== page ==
Discalced Carmelite Friars

Province of St. Therese

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“From the abundance of his spirit [the poet] pours out secrets and mysteries rather than rational explanation” (Prologue, The Spiritual Canticle).

“In contemplation God teaches the soul very quietly and secretly, without its knowing how, without the sound of words” (Chapter 39, The Spiritual Canticle).

In the spirit of St. John of the Cross, this blog reflects on the contemplative experience and the poetic experience, sometimes separately and distinctly, sometimes in common, as mutually enlightening.

I will also post to this blog, from time to time, my own poetry, with a short interpretive note attached.

~ Fr. Bonaventure Sauer, OCD

Five Poems for Lent and Easter – Part 1

I.

To Jerusalem


I joined the little band of followers to fight the good fight,
To stand face to face, toe to toe, with the Temple's faceless,
Toeless tyranny.  For too many years the pleas of my people
Had hurled themselves out over the wide land, only to be
Baked and dried under the white sun like a mule's corpse.

How often I braced myself to receive full-on the high tide of
The news of the coming of the Anointed.  "He has come," one
Would whisper.  But it wasn't true, not until, that day, without
Warning, He said to me, "Gather up your nets.  There are
Fish to catch, fish past counting."  And faith glittered in me

Like gold in broad daylight, faith as strong as a legion of
Heavy-footed soldiers, their breastplates and helmets gleaming,
Wending their way past hamlet and village, down dusty roads,
Onward, to Jerusalem, the hills of Judah to the left and right
Languishing sadly untended and matted with thorny brush.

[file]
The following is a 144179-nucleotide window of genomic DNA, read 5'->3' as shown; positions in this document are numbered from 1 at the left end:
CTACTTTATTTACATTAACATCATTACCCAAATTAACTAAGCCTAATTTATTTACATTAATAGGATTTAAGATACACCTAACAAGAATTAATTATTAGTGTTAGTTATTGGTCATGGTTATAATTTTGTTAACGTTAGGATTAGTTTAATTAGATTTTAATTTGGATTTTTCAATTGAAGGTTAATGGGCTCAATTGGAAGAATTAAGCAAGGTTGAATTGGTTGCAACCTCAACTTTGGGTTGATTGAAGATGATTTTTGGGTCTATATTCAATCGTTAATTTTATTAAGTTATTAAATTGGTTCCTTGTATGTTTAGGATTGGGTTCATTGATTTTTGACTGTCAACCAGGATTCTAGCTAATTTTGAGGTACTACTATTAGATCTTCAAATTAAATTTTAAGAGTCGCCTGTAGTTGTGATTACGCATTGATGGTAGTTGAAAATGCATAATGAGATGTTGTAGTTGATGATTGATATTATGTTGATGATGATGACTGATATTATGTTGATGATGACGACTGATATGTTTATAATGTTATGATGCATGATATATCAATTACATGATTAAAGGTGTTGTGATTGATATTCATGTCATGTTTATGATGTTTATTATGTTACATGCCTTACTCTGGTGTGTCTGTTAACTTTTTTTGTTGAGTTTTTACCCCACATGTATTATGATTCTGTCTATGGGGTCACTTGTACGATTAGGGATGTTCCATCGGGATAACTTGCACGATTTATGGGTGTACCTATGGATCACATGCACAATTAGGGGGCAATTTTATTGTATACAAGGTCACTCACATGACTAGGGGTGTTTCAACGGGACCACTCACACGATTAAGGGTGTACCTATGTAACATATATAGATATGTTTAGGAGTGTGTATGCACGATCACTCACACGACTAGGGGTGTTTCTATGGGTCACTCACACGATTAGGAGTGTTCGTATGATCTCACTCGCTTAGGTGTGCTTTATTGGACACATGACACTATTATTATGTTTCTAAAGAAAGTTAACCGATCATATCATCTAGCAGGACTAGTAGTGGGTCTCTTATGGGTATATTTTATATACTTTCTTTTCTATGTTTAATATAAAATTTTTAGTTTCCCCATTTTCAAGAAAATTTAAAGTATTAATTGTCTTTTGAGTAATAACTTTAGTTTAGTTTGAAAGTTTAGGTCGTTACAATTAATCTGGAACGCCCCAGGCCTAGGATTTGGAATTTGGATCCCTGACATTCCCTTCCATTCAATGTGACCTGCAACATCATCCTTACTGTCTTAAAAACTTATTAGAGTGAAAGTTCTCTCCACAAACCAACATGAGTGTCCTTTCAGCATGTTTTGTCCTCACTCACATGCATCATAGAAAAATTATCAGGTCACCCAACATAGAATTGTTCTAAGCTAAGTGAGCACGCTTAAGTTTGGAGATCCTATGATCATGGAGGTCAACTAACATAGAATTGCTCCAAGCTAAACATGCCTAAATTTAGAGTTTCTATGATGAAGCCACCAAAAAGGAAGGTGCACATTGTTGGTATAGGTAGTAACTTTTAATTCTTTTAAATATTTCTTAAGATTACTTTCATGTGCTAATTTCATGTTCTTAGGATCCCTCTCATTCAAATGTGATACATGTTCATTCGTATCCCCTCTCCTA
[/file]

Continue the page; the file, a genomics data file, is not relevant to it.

We were marching, marching, as though one thing formed
Of many.  "We're going to Jerusalem," we shouted.  "There
Victory will be ours."  Armed only with a fierce compassion,
Our empty hands will brandish the meekest touch, one that
Lingers where it touches like a widow sitting at her window.

How full of assurance I was.  Sleep claimed me at day's end,
And happy dreams followed.  Oh, how true it is that
Ignorance is bliss.  None of us dared imagine that there,
In Jerusalem, our cause would crumble away completely,
Its mortal remains feeding themselves to the air like dust.

*

O Jerusalem, Mother of all born of such bitter tears, tears
That fall from us heavy as heartache, I walk through your streets
Like someone hiding in a dark corner.  Probing looks
Dart past my face.  How fragile our faith is, how fragile
Our courage.  The thought of it clings to my prayers like a bad

Aftertaste.  I've forgotten why I ever lifted myself up upon
My feet since only my soul's knocking knees remain to me now.
I lunge forward from the shadows of this narrow street, out
Into a plaza blasted open by sunlight.  A fountain strains upward
Like a palm tree.  An uprush of startled doves follows, like

The steeds that once drove Elijah's fiery chariot.  My head spins,
It will spin again tomorrow.  This city holds back from me
Any sign of hope.  Yet I've decided to hold fast to the fact
That here, in Jerusalem, the Spirit never stays aloof.  Not for long.
Within three days, I'm sure, it will move again.  It will.  It must.


Written by Fr. Bonaventure Sauer, OCD
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